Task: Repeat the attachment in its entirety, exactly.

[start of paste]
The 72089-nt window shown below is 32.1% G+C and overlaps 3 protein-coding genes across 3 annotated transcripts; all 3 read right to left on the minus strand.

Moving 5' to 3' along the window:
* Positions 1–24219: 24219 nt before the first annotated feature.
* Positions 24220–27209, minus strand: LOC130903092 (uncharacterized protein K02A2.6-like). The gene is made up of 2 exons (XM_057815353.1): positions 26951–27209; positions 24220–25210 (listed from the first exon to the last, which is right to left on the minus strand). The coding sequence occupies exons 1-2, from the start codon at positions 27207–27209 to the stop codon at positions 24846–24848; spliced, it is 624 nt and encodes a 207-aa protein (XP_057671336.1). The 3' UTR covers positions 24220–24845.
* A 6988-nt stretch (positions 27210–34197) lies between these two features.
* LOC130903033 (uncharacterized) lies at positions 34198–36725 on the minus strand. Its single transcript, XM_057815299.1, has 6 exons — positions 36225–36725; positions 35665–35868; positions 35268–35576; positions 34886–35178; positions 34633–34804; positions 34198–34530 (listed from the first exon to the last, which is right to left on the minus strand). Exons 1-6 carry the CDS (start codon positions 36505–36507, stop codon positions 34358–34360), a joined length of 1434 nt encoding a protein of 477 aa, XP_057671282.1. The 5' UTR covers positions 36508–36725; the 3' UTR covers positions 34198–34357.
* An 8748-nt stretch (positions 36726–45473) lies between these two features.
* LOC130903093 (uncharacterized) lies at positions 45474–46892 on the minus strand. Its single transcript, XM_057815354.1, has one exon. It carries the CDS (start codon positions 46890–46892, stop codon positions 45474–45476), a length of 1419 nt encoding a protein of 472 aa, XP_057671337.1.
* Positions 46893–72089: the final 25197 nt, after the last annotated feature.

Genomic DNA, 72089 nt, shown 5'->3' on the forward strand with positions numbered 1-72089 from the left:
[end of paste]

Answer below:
The 72089-nt window shown below is 32.1% G+C and overlaps 3 protein-coding genes across 3 annotated transcripts; all 3 read right to left on the minus strand.

Moving 5' to 3' along the window:
* Positions 1–24219: 24219 nt before the first annotated feature.
* Positions 24220–27209, minus strand: LOC130903092 (uncharacterized protein K02A2.6-like). The gene is made up of 2 exons (XM_057815353.1): positions 26951–27209; positions 24220–25210 (listed from the first exon to the last, which is right to left on the minus strand). The coding sequence occupies exons 1-2, from the start codon at positions 27207–27209 to the stop codon at positions 24846–24848; spliced, it is 624 nt and encodes a 207-aa protein (XP_057671336.1). The 3' UTR covers positions 24220–24845.
* A 6988-nt stretch (positions 27210–34197) lies between these two features.
* LOC130903033 (uncharacterized) lies at positions 34198–36725 on the minus strand. Its single transcript, XM_057815299.1, has 6 exons — positions 36225–36725; positions 35665–35868; positions 35268–35576; positions 34886–35178; positions 34633–34804; positions 34198–34530 (listed from the first exon to the last, which is right to left on the minus strand). Exons 1-6 carry the CDS (start codon positions 36505–36507, stop codon positions 34358–34360), a joined length of 1434 nt encoding a protein of 477 aa, XP_057671282.1. The 5' UTR covers positions 36508–36725; the 3' UTR covers positions 34198–34357.
* An 8748-nt stretch (positions 36726–45473) lies between these two features.
* LOC130903093 (uncharacterized) lies at positions 45474–46892 on the minus strand. Its single transcript, XM_057815354.1, has one exon. It carries the CDS (start codon positions 46890–46892, stop codon positions 45474–45476), a length of 1419 nt encoding a protein of 472 aa, XP_057671337.1.
* Positions 46893–72089: the final 25197 nt, after the last annotated feature.

Genomic DNA, 72089 nt, shown 5'->3' on the forward strand with positions numbered 1-72089 from the left: